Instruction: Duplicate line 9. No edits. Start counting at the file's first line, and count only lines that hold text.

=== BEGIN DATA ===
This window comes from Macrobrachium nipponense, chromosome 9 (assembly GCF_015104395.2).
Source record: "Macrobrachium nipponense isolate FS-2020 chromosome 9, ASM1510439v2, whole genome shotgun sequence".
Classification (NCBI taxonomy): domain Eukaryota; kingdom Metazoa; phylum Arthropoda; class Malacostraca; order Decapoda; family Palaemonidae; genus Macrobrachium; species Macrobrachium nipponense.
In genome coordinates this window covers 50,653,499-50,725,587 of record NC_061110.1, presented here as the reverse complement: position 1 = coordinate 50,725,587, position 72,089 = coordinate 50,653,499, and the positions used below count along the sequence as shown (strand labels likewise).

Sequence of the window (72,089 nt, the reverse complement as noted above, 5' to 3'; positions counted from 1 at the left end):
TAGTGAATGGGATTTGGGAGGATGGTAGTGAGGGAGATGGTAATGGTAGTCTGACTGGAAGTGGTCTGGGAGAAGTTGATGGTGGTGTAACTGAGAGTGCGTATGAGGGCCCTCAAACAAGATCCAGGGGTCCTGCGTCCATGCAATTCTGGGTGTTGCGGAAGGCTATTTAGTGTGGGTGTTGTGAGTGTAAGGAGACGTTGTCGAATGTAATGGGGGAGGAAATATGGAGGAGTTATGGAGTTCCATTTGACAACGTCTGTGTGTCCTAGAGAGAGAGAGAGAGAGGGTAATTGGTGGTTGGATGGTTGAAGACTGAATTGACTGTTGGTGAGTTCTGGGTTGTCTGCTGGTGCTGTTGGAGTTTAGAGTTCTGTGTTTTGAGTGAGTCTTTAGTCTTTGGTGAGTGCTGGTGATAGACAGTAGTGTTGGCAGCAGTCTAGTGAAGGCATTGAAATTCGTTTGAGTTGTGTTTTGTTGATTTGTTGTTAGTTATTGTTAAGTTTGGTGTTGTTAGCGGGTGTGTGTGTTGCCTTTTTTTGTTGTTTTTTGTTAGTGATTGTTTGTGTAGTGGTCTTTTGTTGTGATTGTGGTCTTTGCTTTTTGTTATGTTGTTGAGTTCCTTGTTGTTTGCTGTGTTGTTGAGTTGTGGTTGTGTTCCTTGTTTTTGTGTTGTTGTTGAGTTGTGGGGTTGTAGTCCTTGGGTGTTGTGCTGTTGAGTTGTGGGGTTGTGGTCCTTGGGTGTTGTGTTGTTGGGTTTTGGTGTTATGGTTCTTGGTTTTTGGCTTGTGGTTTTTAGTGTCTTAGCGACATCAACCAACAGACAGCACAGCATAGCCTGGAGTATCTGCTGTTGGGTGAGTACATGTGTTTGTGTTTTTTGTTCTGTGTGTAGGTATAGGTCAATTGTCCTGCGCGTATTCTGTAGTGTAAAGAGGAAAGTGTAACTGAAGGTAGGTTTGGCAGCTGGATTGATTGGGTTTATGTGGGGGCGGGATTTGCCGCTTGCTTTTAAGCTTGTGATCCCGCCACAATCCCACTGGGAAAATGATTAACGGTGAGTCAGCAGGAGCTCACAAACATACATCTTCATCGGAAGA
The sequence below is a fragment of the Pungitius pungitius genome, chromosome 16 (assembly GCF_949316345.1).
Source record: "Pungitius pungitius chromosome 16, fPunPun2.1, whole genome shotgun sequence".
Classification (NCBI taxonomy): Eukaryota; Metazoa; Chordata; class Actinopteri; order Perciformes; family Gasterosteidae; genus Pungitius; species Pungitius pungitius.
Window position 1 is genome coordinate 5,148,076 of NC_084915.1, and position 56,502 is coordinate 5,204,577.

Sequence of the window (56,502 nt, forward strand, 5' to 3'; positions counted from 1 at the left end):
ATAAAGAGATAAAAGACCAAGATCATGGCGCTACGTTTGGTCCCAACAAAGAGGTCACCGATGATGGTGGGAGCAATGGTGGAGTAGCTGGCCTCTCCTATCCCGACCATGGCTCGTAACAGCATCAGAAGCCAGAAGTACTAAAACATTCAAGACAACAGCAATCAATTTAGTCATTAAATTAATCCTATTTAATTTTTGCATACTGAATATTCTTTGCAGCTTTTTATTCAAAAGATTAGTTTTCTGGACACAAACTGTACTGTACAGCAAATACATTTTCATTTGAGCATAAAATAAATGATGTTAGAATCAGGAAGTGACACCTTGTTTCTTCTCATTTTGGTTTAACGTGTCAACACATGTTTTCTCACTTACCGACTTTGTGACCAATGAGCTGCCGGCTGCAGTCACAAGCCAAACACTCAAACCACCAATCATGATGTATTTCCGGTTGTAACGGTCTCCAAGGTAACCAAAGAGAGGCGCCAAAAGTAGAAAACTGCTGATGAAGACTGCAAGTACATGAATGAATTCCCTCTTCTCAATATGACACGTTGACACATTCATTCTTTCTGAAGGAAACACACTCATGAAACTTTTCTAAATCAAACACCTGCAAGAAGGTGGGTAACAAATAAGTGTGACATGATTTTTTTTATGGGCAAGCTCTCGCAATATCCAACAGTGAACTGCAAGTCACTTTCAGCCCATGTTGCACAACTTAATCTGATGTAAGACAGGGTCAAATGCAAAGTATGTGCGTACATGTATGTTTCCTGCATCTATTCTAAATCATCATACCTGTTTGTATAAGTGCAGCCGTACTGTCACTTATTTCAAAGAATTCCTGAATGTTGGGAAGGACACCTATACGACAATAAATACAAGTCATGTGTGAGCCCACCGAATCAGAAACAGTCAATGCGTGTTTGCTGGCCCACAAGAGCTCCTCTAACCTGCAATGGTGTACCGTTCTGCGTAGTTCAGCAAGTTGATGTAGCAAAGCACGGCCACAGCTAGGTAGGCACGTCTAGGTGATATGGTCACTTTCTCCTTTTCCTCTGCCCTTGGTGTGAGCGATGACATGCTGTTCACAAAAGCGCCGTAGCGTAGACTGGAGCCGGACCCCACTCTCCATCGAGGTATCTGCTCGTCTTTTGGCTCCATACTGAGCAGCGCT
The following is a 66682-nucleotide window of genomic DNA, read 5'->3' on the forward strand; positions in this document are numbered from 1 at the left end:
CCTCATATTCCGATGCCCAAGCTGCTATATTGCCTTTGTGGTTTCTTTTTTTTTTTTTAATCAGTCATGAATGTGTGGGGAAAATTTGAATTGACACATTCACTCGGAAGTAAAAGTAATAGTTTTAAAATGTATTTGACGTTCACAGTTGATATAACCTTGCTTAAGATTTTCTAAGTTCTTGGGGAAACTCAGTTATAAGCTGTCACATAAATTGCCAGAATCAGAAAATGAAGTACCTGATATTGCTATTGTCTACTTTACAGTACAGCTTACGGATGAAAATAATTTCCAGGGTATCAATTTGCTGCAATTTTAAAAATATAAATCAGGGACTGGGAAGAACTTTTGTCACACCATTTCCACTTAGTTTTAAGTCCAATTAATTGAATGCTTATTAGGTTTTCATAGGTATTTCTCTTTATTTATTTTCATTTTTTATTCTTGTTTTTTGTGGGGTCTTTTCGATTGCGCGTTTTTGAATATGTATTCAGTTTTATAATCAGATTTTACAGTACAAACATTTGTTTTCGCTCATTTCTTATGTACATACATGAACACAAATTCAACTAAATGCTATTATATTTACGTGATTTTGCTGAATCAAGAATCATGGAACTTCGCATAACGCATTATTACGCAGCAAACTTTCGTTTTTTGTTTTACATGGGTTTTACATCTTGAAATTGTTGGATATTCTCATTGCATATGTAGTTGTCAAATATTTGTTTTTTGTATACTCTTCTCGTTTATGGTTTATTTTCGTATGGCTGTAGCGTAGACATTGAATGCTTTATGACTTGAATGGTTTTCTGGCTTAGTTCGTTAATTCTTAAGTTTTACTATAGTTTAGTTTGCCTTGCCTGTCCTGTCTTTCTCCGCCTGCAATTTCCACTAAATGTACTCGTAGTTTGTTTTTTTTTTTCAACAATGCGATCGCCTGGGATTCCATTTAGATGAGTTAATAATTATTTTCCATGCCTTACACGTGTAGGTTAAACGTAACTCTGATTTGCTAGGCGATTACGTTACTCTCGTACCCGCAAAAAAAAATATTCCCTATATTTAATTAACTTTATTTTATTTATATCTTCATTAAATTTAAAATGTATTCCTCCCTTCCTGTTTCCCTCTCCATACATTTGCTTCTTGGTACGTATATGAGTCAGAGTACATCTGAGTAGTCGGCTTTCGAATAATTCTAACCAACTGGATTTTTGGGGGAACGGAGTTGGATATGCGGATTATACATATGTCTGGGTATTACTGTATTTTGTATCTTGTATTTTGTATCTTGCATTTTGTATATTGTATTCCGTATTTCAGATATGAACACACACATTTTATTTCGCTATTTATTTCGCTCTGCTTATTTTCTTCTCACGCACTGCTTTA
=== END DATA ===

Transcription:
Classification (NCBI taxonomy): Eukaryota; Metazoa; Chordata; class Actinopteri; order Perciformes; family Gasterosteidae; genus Pungitius; species Pungitius pungitius.